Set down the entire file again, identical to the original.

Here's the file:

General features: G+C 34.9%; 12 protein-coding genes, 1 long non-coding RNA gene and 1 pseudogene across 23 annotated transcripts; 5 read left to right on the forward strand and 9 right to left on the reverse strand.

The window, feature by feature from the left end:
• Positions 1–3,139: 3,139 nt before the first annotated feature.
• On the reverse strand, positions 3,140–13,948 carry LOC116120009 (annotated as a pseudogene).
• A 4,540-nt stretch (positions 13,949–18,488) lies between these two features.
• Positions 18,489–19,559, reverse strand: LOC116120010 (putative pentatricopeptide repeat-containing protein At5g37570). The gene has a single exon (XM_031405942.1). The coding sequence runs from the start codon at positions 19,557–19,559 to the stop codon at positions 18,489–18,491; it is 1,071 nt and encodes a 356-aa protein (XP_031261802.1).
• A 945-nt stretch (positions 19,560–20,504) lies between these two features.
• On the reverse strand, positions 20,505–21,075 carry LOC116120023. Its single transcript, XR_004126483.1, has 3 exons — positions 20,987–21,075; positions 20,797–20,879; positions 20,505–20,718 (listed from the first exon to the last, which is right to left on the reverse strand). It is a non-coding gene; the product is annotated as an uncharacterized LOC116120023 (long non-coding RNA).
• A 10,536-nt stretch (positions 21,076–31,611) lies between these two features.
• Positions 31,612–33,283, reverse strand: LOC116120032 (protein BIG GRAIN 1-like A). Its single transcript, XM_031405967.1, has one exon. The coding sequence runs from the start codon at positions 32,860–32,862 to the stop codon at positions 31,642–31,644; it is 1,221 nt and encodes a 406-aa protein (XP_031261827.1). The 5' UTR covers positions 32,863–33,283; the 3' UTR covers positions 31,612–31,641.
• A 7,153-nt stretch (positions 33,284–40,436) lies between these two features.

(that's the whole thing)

General features: G+C 34.9%; 12 protein-coding genes, 1 long non-coding RNA gene and 1 pseudogene across 23 annotated transcripts; 5 read left to right on the forward strand and 9 right to left on the reverse strand.

The window, feature by feature from the left end:
• Positions 1–3,139: 3,139 nt before the first annotated feature.
• On the reverse strand, positions 3,140–13,948 carry LOC116120009 (annotated as a pseudogene).
• A 4,540-nt stretch (positions 13,949–18,488) lies between these two features.
• Positions 18,489–19,559, reverse strand: LOC116120010 (putative pentatricopeptide repeat-containing protein At5g37570). The gene has a single exon (XM_031405942.1). The coding sequence runs from the start codon at positions 19,557–19,559 to the stop codon at positions 18,489–18,491; it is 1,071 nt and encodes a 356-aa protein (XP_031261802.1).
• A 945-nt stretch (positions 19,560–20,504) lies between these two features.
• On the reverse strand, positions 20,505–21,075 carry LOC116120023. Its single transcript, XR_004126483.1, has 3 exons — positions 20,987–21,075; positions 20,797–20,879; positions 20,505–20,718 (listed from the first exon to the last, which is right to left on the reverse strand). It is a non-coding gene; the product is annotated as an uncharacterized LOC116120023 (long non-coding RNA).
• A 10,536-nt stretch (positions 21,076–31,611) lies between these two features.
• Positions 31,612–33,283, reverse strand: LOC116120032 (protein BIG GRAIN 1-like A). Its single transcript, XM_031405967.1, has one exon. The coding sequence runs from the start codon at positions 32,860–32,862 to the stop codon at positions 31,642–31,644; it is 1,221 nt and encodes a 406-aa protein (XP_031261827.1). The 5' UTR covers positions 32,863–33,283; the 3' UTR covers positions 31,612–31,641.
• A 7,153-nt stretch (positions 33,284–40,436) lies between these two features.